Classical computers have fundamental computational limits: transistor scaling puts physical and economic limits on our ability to make better processors, parallelization constraints limit our ability to use more processors, and energy consumption limits our ability to build denser architectures. Yet there is still so much more we'd like to do computationally. Problems like simulation-driven drug design, organic batteries and solar cell design, and the quest for AGI are all currently computationally expensive due to size and complexity.
Formulating these problems in a way that leverages quantum computing could make them exponentially less costly. Quantum computers use qubits instead of bits, and when the qubits are put into a quantum-mechanical state, they can exist in a probabilistic state of 1 and 0, or "two states at once". Because each qubit represents two states at once, the total number of states doubles with each added qubit.
We built bloqit as a fun game to teach the basics of quantum computing.
What it does
bloqit is a quantum-circuit game that takes:
- 2 players: a Sender and a Blocker
- 1 computer to pass between you
In the quantum circuit, the lines represent each qubit, the bits of quantum computing. When the qubits are put into a quantum-mechanical state, they can exist in a probabilistic state of 1 and 0. Boxes represent individual gates. These gates are like operations on each qubit that change its probabilistic state. Measuring collapses the quantum-mechanical uncertainty, and maps the resulting 0 or 1 value of each qubit to a classical bit.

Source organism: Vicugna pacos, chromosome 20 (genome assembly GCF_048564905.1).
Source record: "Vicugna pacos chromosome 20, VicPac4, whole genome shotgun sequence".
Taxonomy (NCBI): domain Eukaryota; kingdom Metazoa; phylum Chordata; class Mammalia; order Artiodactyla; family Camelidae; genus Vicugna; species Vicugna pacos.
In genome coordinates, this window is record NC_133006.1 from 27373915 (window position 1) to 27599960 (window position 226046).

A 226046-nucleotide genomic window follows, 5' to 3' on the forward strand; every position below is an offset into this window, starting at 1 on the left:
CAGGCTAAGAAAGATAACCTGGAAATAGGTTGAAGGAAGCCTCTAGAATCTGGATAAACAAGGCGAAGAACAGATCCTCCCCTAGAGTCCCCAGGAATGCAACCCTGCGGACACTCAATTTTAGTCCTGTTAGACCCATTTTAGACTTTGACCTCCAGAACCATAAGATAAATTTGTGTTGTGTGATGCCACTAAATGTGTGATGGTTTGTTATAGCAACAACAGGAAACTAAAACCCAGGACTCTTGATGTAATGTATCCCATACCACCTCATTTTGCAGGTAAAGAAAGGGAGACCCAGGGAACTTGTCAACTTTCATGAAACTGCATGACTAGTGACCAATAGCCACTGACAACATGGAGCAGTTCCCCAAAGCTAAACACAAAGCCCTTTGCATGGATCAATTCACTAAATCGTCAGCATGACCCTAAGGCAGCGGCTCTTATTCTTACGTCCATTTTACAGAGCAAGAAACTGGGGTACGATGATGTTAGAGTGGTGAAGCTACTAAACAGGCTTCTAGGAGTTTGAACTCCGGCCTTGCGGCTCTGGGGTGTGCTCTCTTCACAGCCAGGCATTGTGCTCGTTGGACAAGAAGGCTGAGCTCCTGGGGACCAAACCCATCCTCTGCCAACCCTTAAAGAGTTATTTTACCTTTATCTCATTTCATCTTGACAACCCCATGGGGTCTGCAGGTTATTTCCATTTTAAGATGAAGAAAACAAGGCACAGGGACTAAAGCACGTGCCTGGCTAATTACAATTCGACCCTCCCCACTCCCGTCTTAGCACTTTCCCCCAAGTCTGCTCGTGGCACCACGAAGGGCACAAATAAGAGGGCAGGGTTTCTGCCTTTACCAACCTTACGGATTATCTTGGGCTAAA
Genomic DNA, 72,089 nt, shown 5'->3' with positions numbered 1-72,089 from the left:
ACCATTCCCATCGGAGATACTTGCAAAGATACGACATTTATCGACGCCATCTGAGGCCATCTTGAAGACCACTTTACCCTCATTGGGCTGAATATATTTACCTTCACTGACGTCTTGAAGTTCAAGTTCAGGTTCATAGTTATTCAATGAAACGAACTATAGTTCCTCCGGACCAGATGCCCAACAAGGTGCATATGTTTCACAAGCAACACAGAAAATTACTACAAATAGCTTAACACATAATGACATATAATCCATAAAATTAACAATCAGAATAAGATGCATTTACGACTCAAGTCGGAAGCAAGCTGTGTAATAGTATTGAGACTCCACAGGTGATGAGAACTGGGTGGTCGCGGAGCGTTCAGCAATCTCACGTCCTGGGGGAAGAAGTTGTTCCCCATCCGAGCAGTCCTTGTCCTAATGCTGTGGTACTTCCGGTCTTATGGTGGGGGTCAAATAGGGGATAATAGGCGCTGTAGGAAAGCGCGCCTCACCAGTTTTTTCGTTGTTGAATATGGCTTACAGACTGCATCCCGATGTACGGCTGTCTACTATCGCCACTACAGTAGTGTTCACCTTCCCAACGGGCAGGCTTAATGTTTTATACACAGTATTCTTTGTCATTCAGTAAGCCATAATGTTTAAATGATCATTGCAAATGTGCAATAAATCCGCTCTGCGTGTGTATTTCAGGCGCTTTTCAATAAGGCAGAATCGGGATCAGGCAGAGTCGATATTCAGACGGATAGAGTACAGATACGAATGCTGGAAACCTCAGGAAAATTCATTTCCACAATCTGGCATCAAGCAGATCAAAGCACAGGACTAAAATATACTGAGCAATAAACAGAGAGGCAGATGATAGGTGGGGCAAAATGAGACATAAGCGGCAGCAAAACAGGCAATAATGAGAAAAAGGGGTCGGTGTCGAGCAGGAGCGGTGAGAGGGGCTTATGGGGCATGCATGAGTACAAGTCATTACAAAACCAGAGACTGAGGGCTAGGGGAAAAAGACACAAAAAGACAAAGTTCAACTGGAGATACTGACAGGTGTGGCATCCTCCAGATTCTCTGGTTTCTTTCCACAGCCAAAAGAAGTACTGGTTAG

In bloqit, the:
- Sender tries make as many qubits equal 1 when we measure
- Blocker tries to make as many qubits equal 0 when we measure
How we built it
We built bloqit using Qiskit, an open-source quantum computing software development framework with tools for creating and manipulating quantum programs and running them on prototype quantum devices and simulators. It follows the circuit model for universal quantum computation, and can be used for any quantum hardware that follows this model. IBMQ was used for local simulation during this game. The code itself python in a colab notebook, so players can see how the game was written and learn a bit more about the fundamentals.
What's next for bloqit
We're hoping to make bloqit available as a web-app :)